In 2006, Finance Minister Jim Flaherty inherited a fiscal surplus and an economy operating on all cylinders—strong growth and a relatively low unemployment rate. If budget 2014 turns out as a planned, we will find ourselves in a similar situation. Ten years later we could find ourselves back in surplus with an economy operating near its potential.
It has been a difficult road for the Government of Canada. There were a number of obstacles. Some of these obstacles were largely forced upon the Canadian economy, including the 2008 world financial crisis. Others, it can be argued, were self-created. Deep tax cuts to the GST and corporate income taxes and the launch of a large number of tax expenditures have come back to haunt the government. To get back to balance before the next election in 2015, the government must cut program spending while the economy continues to operate below potential.
Budget 2014 has been carefully crafted. Minister Flaherty has stayed his course. His planned commitment to get the government back to balance is still intact. There are lots of small measures to help a sluggish economy: to help raise our employment rate; to support growth; and to help Canadian families, including those that face difficult challenges. The fiscal impact of these new measures has been offset by additional fiscal restraint, largely on the backs of public servants and delayed military procurement, and from re-allocation of spending. It is the new normal: try to do a lot with a little.
I wish the government well in achieving its balanced budget objectives. I agree with Minister Flaherty that fiscal discipline has its benefits. Lower debt relative to the size of the economy will give our country fiscal room to manoeuvre. We needed that fiscal room to manoeuvre in 2009 when our Canadian economy was in recession. Fiscal stimulus helped when we needed it.
As with any budget, there is opportunity to debate strategy. Setting a fiscal target of balanced budget in 2015 is a political choice. Fiscal balance is given a higher priority over the short term than additional support for economic growth. By the government’s own estimate, about $19 billion of annual savings in 2015-16 have been implemented since the 2010 budget. This represents more than one per cent of GDP. It is a significant amount of savings for an economy that is operating well below its potential. While some of these saving have been redirected to new government programs, most have gone to reduce a small structural deficit that the government created earlier in its mandate.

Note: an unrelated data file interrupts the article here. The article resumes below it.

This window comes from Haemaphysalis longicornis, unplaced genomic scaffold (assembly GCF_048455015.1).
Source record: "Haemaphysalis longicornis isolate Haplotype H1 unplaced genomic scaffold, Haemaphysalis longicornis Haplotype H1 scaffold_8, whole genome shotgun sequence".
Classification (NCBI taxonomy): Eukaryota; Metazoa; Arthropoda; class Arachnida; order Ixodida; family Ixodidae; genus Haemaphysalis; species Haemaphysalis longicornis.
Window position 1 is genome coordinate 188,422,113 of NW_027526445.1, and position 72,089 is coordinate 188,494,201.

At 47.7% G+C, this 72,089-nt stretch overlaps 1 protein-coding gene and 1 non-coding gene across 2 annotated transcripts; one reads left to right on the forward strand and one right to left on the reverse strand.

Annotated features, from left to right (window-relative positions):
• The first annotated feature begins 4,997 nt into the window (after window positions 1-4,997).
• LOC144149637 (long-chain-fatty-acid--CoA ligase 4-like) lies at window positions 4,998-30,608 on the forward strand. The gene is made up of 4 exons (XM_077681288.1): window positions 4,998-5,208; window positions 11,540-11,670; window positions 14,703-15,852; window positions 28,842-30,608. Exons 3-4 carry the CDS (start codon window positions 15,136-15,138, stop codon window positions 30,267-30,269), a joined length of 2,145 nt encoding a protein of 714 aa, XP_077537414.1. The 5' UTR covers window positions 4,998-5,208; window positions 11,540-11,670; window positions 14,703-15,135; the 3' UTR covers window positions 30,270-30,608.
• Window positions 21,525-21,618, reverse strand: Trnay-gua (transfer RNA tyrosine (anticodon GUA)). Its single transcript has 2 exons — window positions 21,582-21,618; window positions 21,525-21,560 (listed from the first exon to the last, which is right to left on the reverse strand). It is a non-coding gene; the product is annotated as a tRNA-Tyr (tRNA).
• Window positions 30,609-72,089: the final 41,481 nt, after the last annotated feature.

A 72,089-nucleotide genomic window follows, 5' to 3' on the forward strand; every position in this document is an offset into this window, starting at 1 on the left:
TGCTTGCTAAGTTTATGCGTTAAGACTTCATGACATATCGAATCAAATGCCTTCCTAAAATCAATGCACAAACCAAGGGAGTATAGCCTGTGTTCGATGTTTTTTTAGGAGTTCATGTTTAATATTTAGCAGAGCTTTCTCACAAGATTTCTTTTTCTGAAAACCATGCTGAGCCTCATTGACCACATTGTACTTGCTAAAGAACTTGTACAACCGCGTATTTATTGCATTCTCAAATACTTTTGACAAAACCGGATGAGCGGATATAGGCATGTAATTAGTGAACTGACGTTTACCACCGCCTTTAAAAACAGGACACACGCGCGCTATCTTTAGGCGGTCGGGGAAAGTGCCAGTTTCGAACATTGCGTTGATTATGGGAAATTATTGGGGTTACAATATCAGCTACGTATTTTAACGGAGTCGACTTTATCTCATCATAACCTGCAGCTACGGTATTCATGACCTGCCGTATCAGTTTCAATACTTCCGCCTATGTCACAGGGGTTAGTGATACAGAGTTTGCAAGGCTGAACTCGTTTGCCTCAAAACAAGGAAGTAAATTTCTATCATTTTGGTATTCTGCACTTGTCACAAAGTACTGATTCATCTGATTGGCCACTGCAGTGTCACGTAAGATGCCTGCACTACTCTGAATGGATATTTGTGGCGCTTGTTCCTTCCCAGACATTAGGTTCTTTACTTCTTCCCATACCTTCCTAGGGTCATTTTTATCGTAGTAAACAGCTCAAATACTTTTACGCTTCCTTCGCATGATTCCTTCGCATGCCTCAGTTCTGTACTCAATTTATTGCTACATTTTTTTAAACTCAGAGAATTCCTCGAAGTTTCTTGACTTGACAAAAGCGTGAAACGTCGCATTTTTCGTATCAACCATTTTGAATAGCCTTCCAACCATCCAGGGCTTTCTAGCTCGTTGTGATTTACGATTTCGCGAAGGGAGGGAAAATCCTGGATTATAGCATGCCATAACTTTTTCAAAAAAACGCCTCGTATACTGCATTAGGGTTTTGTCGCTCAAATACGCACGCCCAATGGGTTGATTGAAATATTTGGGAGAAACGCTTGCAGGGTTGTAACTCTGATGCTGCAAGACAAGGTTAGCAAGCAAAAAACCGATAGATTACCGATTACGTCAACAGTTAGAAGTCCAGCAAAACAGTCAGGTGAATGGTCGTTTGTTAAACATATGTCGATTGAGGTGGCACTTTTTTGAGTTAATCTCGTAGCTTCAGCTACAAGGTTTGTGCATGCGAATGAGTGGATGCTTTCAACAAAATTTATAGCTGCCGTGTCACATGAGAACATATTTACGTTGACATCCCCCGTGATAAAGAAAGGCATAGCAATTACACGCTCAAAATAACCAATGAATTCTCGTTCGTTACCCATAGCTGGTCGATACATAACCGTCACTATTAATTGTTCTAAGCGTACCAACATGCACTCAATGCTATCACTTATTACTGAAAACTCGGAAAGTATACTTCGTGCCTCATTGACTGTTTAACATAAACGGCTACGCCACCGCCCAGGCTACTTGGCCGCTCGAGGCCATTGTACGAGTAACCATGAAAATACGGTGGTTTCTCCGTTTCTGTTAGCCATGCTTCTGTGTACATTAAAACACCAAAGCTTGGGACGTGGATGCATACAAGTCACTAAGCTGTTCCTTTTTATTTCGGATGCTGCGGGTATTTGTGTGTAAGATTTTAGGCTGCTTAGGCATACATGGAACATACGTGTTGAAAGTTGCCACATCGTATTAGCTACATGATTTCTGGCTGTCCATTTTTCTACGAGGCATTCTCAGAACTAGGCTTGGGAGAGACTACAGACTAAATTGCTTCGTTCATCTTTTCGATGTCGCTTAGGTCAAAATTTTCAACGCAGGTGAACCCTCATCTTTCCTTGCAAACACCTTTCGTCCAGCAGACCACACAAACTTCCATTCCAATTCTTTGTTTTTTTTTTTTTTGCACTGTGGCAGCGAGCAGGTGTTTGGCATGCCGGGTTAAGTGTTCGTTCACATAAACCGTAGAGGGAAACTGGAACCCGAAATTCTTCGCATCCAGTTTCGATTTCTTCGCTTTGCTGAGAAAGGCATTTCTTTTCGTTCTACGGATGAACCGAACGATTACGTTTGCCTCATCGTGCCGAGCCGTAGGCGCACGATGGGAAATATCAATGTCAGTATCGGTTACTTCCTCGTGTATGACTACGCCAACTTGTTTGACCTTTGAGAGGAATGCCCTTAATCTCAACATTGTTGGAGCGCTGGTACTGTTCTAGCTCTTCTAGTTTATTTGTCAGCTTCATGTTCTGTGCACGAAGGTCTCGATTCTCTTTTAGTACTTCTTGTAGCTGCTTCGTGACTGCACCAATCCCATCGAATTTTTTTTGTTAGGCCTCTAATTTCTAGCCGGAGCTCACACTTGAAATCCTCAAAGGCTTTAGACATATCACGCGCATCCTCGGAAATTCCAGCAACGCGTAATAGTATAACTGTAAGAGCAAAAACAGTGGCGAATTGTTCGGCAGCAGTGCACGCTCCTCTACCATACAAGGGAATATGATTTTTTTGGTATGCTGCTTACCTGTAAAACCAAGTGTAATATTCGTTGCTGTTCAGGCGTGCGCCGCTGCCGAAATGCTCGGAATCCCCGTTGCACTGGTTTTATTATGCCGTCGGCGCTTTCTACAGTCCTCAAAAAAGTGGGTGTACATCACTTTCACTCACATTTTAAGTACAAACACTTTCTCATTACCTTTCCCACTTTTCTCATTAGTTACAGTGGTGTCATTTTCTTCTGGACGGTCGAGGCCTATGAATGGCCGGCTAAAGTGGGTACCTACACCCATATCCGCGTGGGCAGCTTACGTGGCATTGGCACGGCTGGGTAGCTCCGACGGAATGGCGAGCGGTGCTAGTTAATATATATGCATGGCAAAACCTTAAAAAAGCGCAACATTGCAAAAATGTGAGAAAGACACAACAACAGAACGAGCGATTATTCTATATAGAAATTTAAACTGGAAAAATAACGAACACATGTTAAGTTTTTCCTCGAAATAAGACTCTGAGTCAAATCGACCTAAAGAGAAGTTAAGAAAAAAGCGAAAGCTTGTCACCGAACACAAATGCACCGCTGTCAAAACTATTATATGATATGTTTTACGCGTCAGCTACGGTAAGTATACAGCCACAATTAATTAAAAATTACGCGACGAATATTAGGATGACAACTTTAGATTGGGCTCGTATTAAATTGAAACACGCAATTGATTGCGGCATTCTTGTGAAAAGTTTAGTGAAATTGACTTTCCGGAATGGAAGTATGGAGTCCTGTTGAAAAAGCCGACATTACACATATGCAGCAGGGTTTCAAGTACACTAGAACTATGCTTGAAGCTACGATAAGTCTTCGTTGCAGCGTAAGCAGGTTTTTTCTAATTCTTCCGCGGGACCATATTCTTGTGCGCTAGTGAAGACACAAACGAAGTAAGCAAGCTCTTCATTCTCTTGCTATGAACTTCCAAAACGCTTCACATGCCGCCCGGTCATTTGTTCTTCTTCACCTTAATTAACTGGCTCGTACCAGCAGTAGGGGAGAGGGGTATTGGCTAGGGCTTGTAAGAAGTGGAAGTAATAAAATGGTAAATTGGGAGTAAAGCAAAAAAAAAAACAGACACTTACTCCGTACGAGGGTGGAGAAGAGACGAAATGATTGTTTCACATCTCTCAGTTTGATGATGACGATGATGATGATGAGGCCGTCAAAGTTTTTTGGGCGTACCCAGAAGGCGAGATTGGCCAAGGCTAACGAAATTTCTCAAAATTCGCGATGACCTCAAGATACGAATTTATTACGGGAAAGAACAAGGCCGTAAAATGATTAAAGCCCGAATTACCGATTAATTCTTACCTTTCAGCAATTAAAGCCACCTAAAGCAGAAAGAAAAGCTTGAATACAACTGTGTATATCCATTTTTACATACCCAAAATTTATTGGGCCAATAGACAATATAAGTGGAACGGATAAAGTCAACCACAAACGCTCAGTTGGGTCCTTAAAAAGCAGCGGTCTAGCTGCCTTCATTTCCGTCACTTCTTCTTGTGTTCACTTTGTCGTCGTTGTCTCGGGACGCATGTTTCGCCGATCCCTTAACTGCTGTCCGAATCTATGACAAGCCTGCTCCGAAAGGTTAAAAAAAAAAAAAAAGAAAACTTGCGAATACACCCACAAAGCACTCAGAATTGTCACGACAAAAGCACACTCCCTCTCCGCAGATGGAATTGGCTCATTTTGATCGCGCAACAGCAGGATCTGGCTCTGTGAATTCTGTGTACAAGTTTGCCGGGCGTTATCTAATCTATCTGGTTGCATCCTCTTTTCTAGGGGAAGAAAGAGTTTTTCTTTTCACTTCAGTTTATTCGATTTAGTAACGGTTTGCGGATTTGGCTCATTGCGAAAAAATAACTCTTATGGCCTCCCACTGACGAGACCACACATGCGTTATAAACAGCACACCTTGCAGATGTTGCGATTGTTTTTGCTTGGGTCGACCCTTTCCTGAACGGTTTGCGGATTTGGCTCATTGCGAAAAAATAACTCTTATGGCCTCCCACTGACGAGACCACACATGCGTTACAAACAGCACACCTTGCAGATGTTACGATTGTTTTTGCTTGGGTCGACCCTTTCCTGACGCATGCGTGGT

What if the government redirected all the savings since budget 2010 to nurture the recovery and support longer-term reforms? Economic growth in Canada has trended down since 2010. We had less than two per cent growth in 2013. It is very difficult to lower the unemployment rate with growth this weak. Our employment rate, the level of employment divided by population, is down two percentage points from pre-recession levels. If we had a similar employment rate, the level of employment would be some 500,000 jobs more. Weak investment and exports have been unfortunate hallmarks of the Canadian recovery, compared to earlier experiences in the 1990s and 1980s. What if further investments were made to training, research and development, and infrastructure? Did we lose an opportunity? There is a price to fiscal discipline while the economy is operating below its potential.
Budget 2014 is an austerity budget. Program spending will decline in 2014-15. This is a rare event. Some tough political choices have been made. We are now headed for planning surpluses in 2015 and beyond. We have come full circle. There will be room to manoeuvre, at least at the federal level. Next year, 2015, is going to be very interesting. There will be a budget and then an election. Next year’s budget will lay claim to fiscal surpluses. There will be many claims on that surplus—new programs to boost productivity, deal with aging demographics, address increasing gaps in income inequality and on the environment. Let the policy debate begin. There is no shortage of longer-term challenges.